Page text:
To investigate the in vivo distribution and clearance profile of GS-AuNPs, we injected 100 µl of GS-AuNPs PBS solution (9 mg/ml) into three balb/c mice via the tail vein. Different from 1.4 nm AuNPs coated with bis(p-sulfonatophenyl)-phenylphosphine, which was hardly excreted into urine (only 8% of the particles were found in urine in 24 hours after IV injection),[4b, 12] luminescent AuNPs were observed in the urine after 2 hours post-injection (p.i.) (shown in Fig. 2a). While the urine has autofluorescence background with the maximum peak around 510 nm, the luminescence of GS-AuNPs was still clearly observed. By subtracting the background of the urine, we were able to obtain a luminescence spectrum of GS-AuNPs after circulating in the body, which is almost identical to the spectrum obtained in PBS (Fig. 2a). These results further indicated that GS-AuNPs and their optical properties were highly stable in vivo. Using inductively coupled plasma mass spectrometry (ICP-MS), we also studied the renal clearance kinetics of the particles by measuring gold concentration in the urine at different p.i. time points, and found that more than 50% of the GS-AuNPs were excreted out of the body within 24 hours p.i. and up to 65% after 72 hours p.i. (Fig. 2b).
Biodistribution of these luminescent AuNPs in vital organs was also characterized at 24 hours p.i. In sharp contrast to previously reported biodistribution of 1.4 nm, 5 nm and 18 nm AuNPs, which showed 50~94% of the NPs in the liver,[4b, 12] only 3.7±1.9% of GS-AuNPs were accumulated in the liver, and 8.8±2.0%, 4.4±2.1% and 0.3±0.1% of the particles were found in the kidney, lung and spleen, respectively (Fig. 2c and Table S1).
Since liver excretion is a general route for the clearance of most nanometer-sized objects that are not biodegradable,[2b] a significantly low accumulation of GS-AuNPs in the liver and spleen suggests that glutathione can prevent the first-pass extraction from RES.[2b] Glomerular filtration in the kidney, which generally require HDs of the particles smaller than 10 nm, becomes a major route for the clearance of these luminescent NPs, implies that these luminescent AuNPs did not bind to large proteins or form large aggregates during blood circulation.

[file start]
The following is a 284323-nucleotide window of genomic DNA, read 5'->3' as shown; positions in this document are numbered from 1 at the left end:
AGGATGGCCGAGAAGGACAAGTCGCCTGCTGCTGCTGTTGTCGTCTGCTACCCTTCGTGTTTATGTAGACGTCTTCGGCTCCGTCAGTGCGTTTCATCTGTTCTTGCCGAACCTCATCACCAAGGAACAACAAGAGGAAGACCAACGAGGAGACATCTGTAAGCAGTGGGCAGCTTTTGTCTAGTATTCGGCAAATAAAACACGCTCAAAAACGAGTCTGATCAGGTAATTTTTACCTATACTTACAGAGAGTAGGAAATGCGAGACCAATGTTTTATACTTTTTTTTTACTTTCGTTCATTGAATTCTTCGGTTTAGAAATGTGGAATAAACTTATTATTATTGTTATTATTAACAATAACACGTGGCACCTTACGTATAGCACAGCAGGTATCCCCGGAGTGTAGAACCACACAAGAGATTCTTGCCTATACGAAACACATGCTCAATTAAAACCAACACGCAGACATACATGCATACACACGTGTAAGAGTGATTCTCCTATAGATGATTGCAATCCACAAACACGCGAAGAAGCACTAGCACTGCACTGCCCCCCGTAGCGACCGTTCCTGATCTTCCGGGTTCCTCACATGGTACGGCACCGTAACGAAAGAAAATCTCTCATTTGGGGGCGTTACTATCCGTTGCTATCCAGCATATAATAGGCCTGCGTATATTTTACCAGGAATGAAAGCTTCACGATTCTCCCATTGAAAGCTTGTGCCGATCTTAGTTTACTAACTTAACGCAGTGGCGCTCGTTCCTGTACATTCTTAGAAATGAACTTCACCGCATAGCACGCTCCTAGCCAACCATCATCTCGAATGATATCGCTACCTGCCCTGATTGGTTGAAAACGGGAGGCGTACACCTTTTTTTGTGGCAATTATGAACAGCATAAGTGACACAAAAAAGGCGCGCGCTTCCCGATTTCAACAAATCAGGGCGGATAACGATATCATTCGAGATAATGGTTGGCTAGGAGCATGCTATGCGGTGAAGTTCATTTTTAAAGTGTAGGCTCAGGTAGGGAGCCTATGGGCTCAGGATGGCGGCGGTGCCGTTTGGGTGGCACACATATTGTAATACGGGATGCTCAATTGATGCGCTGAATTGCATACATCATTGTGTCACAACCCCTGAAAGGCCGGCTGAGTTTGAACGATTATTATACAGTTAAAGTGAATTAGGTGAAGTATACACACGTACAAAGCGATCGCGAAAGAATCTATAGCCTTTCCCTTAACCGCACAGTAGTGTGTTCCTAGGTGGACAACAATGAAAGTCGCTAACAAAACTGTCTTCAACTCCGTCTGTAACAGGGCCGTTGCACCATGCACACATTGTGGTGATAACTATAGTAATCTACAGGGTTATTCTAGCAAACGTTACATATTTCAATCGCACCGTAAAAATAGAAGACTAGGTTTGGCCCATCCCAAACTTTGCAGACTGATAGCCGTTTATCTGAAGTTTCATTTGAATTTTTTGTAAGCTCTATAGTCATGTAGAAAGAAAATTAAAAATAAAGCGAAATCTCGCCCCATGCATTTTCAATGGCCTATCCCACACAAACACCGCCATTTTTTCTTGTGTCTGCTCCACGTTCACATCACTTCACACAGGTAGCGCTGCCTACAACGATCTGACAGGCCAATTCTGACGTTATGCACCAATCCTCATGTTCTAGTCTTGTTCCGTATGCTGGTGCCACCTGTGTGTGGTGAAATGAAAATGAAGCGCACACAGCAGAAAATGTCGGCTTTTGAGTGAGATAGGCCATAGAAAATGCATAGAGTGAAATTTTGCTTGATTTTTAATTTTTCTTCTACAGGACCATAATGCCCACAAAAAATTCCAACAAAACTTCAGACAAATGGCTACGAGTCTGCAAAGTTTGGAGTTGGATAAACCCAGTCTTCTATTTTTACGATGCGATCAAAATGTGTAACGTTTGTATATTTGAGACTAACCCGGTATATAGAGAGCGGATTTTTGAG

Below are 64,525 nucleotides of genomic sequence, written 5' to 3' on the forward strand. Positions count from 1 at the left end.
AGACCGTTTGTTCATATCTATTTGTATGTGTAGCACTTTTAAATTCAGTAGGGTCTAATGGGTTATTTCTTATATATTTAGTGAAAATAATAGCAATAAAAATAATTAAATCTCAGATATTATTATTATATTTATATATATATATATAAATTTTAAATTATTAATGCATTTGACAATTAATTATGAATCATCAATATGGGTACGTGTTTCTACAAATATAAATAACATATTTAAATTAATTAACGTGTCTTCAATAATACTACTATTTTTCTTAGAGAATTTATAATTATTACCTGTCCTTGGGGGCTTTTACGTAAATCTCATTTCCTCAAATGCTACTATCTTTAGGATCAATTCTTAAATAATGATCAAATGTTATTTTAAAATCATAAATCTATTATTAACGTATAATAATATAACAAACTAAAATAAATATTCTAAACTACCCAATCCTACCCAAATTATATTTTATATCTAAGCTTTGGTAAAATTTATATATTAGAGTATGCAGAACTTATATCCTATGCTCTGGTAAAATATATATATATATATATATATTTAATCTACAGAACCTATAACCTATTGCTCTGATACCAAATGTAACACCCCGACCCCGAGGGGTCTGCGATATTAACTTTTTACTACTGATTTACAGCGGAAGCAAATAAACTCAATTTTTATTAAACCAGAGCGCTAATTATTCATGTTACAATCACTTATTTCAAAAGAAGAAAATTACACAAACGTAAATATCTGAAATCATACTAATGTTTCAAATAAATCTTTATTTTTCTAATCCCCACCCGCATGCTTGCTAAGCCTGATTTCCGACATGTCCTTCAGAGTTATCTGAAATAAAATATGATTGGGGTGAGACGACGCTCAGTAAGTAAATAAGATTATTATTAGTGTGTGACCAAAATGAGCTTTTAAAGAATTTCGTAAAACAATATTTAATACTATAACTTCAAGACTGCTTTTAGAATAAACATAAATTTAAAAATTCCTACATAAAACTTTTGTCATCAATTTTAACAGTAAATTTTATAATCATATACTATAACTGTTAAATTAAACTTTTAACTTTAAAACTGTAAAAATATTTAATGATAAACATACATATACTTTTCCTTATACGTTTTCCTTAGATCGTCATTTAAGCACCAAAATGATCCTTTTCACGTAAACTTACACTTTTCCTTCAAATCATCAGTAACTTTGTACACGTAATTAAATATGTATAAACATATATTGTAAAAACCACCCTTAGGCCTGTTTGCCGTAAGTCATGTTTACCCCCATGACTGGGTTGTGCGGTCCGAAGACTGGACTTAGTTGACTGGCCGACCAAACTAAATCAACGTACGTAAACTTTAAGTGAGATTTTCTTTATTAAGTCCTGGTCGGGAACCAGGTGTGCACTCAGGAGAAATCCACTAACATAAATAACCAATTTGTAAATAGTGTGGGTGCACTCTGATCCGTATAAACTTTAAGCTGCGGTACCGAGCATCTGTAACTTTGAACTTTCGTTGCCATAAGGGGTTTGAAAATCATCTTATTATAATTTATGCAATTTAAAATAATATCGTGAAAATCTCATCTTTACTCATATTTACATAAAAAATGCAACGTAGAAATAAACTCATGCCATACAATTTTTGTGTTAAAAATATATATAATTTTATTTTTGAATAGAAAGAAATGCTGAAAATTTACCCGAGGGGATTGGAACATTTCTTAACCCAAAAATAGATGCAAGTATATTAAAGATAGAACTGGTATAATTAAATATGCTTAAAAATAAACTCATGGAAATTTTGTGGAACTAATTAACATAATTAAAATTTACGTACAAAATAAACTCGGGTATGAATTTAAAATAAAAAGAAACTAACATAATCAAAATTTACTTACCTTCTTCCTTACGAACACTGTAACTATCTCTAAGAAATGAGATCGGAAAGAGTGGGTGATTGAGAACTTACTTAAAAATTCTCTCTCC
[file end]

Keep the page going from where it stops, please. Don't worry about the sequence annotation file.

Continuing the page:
To further confirm that ~2 nm GS-AuNPs were cleared through kidney filtration and renal excretion, we took advantage of the large X-ray absorption cross section of the gold atom, which is nearly 2.7 times larger than iodine based contrast agents and used CT to noninvasively monitor the dynamic accumulation of AuNPs in the bladder after IV injection. Before we introduced the AuNPs through intravenous injection for CT imaging, we measured X-ray absorption of the GS-AuNPs at different concentrations. As shown in Fig. S7, a linear relationship (R2=0.996) between gold concentration of GS-AuNPs and CT signal intensity was observed. At a concentration of 9 mg/ml, the CT intensity of GS-AuNPs was 845 HU, which is ~4 times higher than normal tissue background.
While only bones and some food minerals in the stomach were observed due to their high-density characteristics before injection (Fig. 3a), the accumulation of GS-AuNPs in the bladder became obvious with an increasing of CT intensity after 30 min p.i., (Fig. 3b), consistent with the observation of the AuNPs in urine (Fig. 2). This result further indicates that these tiny AuNPs can be cleared out from the blood through kidney to bladder filtration.